Lance P
I've it's probably been two months since I've had to get gas.

David M
Yeah, same.

Nick
Yeah. And if we did, it'd be like 50 cents a gallon.

David M
Yeah.

Lance P
Yeah, yeah. So it's like another line where exposures are going way down. And like you're saying, Nick, it might not just be a temporary shift. There's gonna be some permanence there. So yeah, if you're an auto carrier, what do you do? Like you were a year ago, you were worried about in the distant future of self driving cars and a need for auto insurance. And now we'd like fast forward several years, and we're seeing, you know, a much less reduced need for auto insurance.

Nick
Yeah, what's the size of the auto personal auto market? Like 280 billion?

David M
That's like, yeah,

Nick
Could it get down to under 200 billion under 150 billion? Like, could it could it be reduced by 50%?

David M
I mean, if things stay the way there are right now, Yes, right. Like we will have to dramatically reduce the loss cost because the exposure is just not there and no one's really driving. There's a ton there's so many other factors right like. so first like the exposure like how many miles were driving specifically but also just look at look at what's going on right now. Right We have 25 million people roughly who have filed for unemployment. A third of people miss their rent payments in March or April. And I'd imagine that you know, all this is impacting the private passenger auto people as well. It's a pretty hefty premium to pay. And so what you're going to have is you're going to have a large group of financially responsible people, who a bad instance has happened to them, that was fairly uncommon in their life, probably up to this point, who are probably good drivers, right. But now they're letting their car insurance lapse. Right and they may be suffering certain other financial responsibility hits on their credit. Well, look at every model that's out there on the private passenger auto side, Progressive Geico, everybody. It's all based off what? Like financial responsibility score, household make-up, lapses in your insurance. And now you're going to have all these good drivers coming coming into their data set, where it's like, oh, well, we got to reject all these guys, because they all have lapses. And they all have bad credit. No, these are good drivers. So like, the one who's going to win is going to be the guy who thinks about it beforehand, figures out how to monkey around with his model, so he's not rejecting these good drivers. That going to be super interesting.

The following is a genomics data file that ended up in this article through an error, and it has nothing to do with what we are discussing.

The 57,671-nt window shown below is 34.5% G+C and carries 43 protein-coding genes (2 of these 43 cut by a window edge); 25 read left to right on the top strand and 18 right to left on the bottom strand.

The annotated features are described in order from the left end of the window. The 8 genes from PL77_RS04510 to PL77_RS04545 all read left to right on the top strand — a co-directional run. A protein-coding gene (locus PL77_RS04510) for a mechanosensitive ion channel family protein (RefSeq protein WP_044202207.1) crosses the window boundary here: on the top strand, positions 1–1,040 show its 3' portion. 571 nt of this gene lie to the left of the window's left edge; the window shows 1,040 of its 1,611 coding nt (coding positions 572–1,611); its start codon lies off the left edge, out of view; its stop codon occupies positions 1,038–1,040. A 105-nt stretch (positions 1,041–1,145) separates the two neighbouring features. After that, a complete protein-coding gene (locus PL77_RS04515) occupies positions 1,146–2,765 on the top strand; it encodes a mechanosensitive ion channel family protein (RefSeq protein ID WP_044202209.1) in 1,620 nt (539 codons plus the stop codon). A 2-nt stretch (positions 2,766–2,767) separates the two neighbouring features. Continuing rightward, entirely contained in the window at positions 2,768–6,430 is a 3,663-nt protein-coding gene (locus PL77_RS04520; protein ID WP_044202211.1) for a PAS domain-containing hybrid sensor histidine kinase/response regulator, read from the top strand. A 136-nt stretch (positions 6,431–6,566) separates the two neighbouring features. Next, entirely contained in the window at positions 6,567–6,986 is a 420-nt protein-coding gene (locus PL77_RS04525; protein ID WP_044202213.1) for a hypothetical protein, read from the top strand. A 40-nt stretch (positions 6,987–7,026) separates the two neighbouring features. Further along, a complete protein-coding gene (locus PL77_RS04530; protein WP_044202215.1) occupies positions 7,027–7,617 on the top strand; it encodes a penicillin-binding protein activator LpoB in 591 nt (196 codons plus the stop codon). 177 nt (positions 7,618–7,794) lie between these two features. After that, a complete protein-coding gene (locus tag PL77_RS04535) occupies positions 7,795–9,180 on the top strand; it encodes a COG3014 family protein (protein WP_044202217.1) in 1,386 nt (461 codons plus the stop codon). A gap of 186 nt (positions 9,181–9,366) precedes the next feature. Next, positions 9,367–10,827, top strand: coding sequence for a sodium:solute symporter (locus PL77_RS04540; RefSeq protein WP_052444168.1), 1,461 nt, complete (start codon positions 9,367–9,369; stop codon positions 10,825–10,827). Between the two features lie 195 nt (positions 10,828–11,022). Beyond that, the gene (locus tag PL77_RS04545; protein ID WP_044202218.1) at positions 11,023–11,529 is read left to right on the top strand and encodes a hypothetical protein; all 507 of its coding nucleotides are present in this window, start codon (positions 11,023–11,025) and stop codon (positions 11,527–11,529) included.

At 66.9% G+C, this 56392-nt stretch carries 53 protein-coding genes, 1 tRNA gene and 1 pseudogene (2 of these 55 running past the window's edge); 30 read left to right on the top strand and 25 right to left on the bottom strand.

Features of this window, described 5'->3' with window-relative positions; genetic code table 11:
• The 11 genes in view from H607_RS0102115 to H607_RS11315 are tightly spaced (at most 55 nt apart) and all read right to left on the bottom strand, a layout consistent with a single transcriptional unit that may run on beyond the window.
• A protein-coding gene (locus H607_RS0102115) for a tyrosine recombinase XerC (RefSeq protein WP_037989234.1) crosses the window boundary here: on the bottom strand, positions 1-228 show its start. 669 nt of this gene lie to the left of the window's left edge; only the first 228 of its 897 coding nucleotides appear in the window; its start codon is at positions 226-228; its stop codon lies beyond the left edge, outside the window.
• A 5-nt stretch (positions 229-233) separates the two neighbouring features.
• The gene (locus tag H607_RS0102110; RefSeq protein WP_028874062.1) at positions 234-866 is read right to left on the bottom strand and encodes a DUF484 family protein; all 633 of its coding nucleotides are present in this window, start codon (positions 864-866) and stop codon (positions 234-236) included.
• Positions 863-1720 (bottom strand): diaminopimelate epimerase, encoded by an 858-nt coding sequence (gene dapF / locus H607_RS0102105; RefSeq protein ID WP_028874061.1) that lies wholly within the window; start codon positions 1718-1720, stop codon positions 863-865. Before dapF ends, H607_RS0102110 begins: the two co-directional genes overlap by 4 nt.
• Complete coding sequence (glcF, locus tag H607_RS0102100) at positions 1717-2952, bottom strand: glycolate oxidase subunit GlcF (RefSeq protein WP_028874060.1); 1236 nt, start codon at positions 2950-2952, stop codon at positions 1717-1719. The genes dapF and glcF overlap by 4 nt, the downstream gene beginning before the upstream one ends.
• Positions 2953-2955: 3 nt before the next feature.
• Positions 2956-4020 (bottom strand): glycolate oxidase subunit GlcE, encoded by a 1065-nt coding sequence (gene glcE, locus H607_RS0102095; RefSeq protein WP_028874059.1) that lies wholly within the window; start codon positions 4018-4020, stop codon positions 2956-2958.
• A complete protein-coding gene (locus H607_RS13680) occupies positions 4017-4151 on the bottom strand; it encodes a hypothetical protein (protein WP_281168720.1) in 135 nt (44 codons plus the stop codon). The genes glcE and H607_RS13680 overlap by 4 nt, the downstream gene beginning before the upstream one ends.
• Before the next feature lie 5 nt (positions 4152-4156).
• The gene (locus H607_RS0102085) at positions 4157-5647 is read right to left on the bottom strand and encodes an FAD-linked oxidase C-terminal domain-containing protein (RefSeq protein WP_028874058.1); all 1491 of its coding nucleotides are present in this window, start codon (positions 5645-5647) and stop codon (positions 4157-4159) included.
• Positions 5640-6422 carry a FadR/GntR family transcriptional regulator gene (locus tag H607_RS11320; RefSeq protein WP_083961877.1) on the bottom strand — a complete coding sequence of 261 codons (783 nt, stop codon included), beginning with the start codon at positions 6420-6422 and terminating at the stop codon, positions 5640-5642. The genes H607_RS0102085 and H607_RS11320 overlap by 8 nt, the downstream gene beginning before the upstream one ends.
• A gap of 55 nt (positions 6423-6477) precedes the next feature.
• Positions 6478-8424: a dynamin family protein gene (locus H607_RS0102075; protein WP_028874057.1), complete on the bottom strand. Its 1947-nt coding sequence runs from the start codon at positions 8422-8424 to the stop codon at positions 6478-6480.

Nick
So you have a background in auto, doing this, do the Progressives and the GEICOs to the world have it within them to to actually do this, my guess is given the size and given how, you know how much inertia has developed with their current system, that you know, it would take a lot I would take long time for them to decide. Okay, yeah, we should anticipate what you just described.

David M
Yeah, I think I think it'll stop there. Right. It'll be like we should anticipate what you described. But to your point. It may not make it passed those words. And I could be wrong. I don't have a lot of faith in their ability to move quickly with regard to this because they're huge, right, that will take an Act of Parliament. Um, but, you know, I to what we were talking about earlier, like, who has an advantage here like Insutechs or legacy, I think Insurtechs. Insurtechs have the ability to be very nimble and to make adjustments to underwriting and rating models and hopefully they'll, be able to take on these these good insureds even and really spot them finding them it's going to be difficult, but at least I think they'll be able to receive them in a way.